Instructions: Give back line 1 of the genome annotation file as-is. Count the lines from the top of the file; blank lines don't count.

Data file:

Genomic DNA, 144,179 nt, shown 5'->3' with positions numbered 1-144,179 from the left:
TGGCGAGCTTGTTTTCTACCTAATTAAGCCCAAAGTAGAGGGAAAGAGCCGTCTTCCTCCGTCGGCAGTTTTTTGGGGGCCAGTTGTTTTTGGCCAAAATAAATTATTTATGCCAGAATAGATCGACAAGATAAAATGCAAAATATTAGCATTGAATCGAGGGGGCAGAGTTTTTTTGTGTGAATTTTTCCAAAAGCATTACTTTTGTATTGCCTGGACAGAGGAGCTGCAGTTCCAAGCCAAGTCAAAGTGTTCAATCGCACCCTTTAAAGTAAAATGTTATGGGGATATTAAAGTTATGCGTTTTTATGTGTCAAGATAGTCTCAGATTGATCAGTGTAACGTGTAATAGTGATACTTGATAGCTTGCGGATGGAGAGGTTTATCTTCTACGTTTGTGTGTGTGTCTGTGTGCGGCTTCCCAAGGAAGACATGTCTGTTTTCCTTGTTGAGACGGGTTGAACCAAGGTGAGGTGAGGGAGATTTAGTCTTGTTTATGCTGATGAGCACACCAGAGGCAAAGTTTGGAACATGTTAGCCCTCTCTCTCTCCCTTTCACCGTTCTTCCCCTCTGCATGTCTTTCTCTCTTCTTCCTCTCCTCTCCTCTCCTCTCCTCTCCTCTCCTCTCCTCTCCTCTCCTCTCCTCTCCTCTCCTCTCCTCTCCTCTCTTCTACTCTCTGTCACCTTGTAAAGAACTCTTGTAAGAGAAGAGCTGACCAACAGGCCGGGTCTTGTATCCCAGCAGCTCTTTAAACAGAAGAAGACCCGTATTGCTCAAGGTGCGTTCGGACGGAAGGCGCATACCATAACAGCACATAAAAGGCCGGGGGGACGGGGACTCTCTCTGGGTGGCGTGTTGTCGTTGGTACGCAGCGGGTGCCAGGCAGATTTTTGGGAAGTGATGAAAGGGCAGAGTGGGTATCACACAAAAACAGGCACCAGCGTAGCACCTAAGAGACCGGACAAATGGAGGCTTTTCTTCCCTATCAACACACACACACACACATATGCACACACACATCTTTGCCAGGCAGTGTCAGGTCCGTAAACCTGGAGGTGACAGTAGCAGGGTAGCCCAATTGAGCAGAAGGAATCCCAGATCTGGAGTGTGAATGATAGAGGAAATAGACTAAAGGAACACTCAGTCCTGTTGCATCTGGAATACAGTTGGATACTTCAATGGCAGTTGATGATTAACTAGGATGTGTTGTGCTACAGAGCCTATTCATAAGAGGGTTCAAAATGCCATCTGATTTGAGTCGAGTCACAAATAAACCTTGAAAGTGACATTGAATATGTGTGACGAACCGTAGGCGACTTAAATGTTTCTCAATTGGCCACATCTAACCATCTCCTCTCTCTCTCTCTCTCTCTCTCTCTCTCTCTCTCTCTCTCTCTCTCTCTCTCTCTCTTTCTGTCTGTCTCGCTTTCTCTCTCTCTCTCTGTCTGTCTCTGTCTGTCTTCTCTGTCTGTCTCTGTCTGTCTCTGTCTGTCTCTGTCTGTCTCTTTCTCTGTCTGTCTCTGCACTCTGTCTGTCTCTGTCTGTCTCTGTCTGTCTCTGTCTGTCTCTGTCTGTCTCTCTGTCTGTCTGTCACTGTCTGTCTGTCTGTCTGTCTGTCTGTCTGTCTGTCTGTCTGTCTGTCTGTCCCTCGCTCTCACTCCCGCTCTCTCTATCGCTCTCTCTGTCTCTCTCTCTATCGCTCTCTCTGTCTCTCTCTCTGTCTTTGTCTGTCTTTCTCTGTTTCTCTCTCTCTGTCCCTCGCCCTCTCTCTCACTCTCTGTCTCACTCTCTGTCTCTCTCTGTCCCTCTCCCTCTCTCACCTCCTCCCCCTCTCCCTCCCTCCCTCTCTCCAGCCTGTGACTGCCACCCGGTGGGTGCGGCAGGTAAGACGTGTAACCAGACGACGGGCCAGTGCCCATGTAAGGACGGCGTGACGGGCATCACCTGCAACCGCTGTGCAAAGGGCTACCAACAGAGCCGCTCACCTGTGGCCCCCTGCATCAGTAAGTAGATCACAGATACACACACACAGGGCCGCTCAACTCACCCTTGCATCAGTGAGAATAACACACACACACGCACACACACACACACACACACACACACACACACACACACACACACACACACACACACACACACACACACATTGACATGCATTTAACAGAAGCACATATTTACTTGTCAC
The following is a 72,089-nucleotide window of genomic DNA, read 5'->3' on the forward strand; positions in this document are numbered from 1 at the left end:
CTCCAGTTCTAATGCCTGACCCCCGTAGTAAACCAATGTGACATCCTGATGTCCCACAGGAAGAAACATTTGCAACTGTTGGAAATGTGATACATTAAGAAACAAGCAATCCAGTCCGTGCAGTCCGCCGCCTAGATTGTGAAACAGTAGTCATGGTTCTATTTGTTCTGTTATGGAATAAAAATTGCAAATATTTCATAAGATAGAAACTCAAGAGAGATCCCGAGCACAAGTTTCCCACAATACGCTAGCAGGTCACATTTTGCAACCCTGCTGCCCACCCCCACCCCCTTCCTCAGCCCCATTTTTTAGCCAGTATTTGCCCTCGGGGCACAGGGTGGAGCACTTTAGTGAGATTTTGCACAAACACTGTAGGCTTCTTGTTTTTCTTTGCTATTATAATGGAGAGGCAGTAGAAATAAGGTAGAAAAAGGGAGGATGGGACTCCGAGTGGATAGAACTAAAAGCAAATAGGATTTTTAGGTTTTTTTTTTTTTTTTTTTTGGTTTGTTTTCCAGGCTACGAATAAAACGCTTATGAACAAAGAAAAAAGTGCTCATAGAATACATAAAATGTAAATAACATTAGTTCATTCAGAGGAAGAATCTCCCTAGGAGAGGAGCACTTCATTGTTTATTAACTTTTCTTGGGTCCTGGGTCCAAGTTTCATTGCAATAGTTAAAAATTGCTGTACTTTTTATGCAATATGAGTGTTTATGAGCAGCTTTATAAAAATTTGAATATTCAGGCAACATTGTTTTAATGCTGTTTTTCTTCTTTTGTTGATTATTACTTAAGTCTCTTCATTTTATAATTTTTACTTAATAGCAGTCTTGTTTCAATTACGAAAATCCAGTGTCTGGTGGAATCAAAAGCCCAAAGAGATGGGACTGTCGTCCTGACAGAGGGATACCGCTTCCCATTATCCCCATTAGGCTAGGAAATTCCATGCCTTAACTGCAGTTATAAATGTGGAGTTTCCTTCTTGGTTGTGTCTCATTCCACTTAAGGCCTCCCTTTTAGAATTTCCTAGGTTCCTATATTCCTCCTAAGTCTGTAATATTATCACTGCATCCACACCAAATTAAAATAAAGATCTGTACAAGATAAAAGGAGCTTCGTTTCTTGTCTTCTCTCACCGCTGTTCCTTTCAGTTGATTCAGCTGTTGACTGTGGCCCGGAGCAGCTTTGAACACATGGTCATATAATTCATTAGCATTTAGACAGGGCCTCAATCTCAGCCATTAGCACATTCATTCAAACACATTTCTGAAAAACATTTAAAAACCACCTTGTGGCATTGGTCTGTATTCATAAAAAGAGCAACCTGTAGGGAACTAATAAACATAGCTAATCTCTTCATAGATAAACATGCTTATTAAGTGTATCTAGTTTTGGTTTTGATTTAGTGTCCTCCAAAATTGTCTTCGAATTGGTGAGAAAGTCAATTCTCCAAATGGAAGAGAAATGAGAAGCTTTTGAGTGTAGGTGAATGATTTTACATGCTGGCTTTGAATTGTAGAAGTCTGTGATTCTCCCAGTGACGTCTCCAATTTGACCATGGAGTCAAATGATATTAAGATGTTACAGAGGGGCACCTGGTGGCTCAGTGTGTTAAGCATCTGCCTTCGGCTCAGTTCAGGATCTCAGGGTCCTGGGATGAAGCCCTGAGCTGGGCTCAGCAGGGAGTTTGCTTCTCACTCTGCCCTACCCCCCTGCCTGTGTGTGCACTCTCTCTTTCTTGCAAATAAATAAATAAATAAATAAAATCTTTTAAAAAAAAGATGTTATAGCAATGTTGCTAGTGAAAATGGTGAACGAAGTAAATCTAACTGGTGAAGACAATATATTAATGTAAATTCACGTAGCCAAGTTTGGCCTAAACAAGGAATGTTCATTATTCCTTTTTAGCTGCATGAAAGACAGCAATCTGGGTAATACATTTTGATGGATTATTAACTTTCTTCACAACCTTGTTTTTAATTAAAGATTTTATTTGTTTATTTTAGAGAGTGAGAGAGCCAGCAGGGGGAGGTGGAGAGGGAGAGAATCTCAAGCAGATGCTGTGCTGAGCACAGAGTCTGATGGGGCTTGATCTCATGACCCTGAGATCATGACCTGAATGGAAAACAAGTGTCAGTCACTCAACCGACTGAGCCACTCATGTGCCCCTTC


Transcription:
Genomic DNA, 144,179 nt, shown 5'->3' with positions numbered 1-144,179 from the left: